def __init__(self, stock_code, description, buy_price, mark_up, location, pack_type, qty_per_pack, weight, use_by):
        self.kilo = weight
        self.expiry = use_by
        Stock.__init__(self, stock_code, description, buy_price, mark_up)
        Warehouse.__init__(self, location, pack_type, qty_per_pack)

    def Expiring(self, discount):
        print('Price reduced for quick sale: ${}'.format(round(self.buy * self.margin * (1 - discount), 2)))

    def Label(self):
        print(self.desc, '\nWeight: ', self.kilo, 'kgs', '\nExpiry: ', self.expiry, '\nLocation: ', self.locn, '\nPacking: ', self.pack_type)

class Chicken(Meat): # Child class #1
    category = 'Chicken'

    def __init__(self, stock_code, description, buy_price, mark_up, location, pack_type, qty_per_pack, weight, use_by, portion, condition):
        self.cut = portion
        self.cond = condition
        Meat.__init__(self, stock_code, description, buy_price, mark_up, location, pack_type, qty_per_pack, weight, use_by)

class Pork(Meat): # Child class #2
     category = 'Pork'

     def __init__(self, stock_code, description, buy_price, mark_up, location, pack_type, qty_per_pack, weight, use_by, portion, cooking):
         self.cut = portion
         self.cooking = cooking
         Meat.__init__(self, stock_code, description, buy_price, mark_up, location, pack_type, qty_per_pack, weight, use_by)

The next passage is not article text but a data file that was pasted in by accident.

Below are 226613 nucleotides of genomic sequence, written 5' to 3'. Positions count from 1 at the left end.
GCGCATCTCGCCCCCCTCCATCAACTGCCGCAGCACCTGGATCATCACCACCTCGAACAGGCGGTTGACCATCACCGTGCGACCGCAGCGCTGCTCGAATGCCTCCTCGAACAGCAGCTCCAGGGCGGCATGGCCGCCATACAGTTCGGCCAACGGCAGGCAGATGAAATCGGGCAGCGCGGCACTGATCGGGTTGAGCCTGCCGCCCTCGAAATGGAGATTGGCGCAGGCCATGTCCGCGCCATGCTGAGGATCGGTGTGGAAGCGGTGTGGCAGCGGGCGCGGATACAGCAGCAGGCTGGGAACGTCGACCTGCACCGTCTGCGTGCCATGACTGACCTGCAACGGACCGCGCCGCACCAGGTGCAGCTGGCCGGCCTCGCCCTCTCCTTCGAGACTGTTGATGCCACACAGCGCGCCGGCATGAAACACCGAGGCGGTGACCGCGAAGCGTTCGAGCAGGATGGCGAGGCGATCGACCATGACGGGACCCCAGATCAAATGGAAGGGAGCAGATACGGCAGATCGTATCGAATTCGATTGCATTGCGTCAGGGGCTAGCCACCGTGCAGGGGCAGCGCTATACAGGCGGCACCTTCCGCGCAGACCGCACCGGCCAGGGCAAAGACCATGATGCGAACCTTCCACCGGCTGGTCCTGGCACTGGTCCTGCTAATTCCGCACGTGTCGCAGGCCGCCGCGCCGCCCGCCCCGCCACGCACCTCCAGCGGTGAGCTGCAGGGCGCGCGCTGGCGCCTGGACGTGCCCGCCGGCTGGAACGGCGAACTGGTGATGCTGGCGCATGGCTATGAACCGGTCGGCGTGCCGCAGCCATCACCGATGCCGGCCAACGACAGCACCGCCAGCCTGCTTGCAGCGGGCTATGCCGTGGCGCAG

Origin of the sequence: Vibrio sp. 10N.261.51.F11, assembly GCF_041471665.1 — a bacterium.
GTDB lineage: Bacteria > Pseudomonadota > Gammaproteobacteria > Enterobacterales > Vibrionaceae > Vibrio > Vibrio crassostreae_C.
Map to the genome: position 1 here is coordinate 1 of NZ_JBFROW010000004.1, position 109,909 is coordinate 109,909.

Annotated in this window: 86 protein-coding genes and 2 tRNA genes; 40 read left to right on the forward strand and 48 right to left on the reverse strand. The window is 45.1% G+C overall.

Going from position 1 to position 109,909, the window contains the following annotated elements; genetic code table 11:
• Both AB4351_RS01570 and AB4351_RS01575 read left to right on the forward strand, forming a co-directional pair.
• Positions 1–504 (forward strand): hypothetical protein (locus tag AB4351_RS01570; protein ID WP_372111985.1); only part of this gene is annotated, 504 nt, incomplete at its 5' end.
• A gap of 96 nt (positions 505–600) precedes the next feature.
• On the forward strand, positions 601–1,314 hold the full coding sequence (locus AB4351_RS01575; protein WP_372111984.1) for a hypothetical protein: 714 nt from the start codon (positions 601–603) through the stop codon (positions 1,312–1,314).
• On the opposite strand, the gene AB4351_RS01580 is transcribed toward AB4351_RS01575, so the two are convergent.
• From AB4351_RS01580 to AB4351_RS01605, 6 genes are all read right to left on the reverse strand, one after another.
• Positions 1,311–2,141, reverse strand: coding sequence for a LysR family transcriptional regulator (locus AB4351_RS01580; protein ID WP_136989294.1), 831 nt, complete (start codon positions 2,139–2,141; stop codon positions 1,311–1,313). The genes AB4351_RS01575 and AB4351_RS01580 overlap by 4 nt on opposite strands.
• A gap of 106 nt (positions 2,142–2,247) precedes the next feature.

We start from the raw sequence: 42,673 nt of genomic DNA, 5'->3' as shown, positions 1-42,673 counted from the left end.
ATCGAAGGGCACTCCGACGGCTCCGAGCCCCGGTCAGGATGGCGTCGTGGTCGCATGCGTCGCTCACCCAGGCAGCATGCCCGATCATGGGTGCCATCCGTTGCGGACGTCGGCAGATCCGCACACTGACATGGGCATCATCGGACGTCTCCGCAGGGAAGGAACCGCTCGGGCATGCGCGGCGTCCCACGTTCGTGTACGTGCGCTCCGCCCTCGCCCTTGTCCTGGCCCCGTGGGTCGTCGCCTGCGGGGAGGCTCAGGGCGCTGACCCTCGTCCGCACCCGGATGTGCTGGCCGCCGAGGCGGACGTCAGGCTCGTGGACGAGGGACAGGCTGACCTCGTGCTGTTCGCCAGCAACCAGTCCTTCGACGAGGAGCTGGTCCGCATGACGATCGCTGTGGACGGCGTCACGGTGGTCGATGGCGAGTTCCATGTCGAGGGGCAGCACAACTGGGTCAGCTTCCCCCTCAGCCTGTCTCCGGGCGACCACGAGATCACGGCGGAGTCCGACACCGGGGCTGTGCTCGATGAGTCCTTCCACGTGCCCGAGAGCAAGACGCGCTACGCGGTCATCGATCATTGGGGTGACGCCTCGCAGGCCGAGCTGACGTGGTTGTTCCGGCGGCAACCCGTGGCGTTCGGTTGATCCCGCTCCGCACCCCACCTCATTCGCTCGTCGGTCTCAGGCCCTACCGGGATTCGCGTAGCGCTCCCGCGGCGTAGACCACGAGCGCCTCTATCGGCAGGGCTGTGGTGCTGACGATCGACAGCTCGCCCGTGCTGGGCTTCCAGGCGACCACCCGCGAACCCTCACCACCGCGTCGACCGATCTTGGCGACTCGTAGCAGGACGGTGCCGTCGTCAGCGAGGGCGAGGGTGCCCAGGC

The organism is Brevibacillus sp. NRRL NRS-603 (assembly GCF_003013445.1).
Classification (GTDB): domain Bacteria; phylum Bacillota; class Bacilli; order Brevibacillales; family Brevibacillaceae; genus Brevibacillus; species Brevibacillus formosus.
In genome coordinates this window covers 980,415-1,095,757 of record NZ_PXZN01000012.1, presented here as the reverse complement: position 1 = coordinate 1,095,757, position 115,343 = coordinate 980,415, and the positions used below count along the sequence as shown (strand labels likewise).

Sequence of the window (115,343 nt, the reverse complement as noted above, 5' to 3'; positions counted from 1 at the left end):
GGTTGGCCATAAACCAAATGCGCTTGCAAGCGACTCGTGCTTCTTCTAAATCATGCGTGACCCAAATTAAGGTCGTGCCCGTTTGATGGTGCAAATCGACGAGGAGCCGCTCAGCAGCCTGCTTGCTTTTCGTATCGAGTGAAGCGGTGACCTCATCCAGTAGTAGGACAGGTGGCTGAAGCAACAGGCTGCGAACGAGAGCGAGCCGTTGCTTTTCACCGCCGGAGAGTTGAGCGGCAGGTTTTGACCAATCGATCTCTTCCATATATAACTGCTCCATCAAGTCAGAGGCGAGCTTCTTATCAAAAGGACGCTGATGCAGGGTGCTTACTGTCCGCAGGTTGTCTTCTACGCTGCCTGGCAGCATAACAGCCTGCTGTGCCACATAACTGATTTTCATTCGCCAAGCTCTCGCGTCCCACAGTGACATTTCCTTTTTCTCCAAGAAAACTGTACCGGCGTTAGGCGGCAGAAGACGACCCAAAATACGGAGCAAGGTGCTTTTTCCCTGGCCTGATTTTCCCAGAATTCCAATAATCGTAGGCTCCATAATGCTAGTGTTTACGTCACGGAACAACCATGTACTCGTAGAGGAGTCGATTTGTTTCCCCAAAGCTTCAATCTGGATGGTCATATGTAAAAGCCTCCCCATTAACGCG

class Beef(Meat): # Child class #3 
    category = 'Beef'

    def __init__(self, stock_code, description, buy_price, mark_up, location, pack_type, qty_per_pack, weight, use_by, portion, cooking):
        self.cut = portion
        self.cooking = cooking
        Meat.__init__(self, stock_code, description, buy_price, mark_up, location, pack_type, qty_per_pack, weight, use_by)


C793 = Chicken('C793', 'Chicken Pieces', 2.65, 1.756,  'F23A', 'Bag',  8, 0.495, '28 July 2021', 'Drumsticks', 'Frozen')

C864 = Pork('C864', 'Pork', 6.45, 1.367, 'F87C', 'Shrinkwrap',  1, 1.423, '2 July 2021', 'Leg', 'Roast')

C496 = Beef('C496', 'Beef', 4.53, 1.4768,  'F64B', 'Styrofoam Wrap', 1, 0.327, '4 July 2021', 'Steak', 'Braising')

# Do calls on stock labels

C793.Label()
C793.sell_price()
print()
C864.Label()
C864.sell_price()
print()
C496.Label()
C496.sell_price()

Result:

# Result

Chicken Pieces 
Weight:  0.495 kgs 
Expiry:  28 July 2021 
Location:  F23A 
Packing:  Bag
Retail price = $ 4.65

Pork 
Weight:  1.423 kgs 
Expiry:  2 July 2021 
Location:  F87C 
Packing:  Shrinkwrap
Retail price = $ 8.82

Beef 
Weight:  0.327 kgs 
Expiry:  4 July 2021 
Location:  F64B 
Packing:  Styrofoam Wrap
Retail price = $ 6.69

As you saw, the three children classes, Chicken, Pork, and Beef, all managed to access the Label method in the parent class, which accessed the attributes within both grandparent classes to identify the stock location and mark up attributes, and then directly accessed the sell_price method in the Stock class.

Summary

In this article, we recapped inheritance in Python, what it is, and why you’d use it. Then, we introduced the five different types of inheritance you might encounter in your programming before illustrating them with code examples.

Thank you for reading, and I hope you found the article helpful.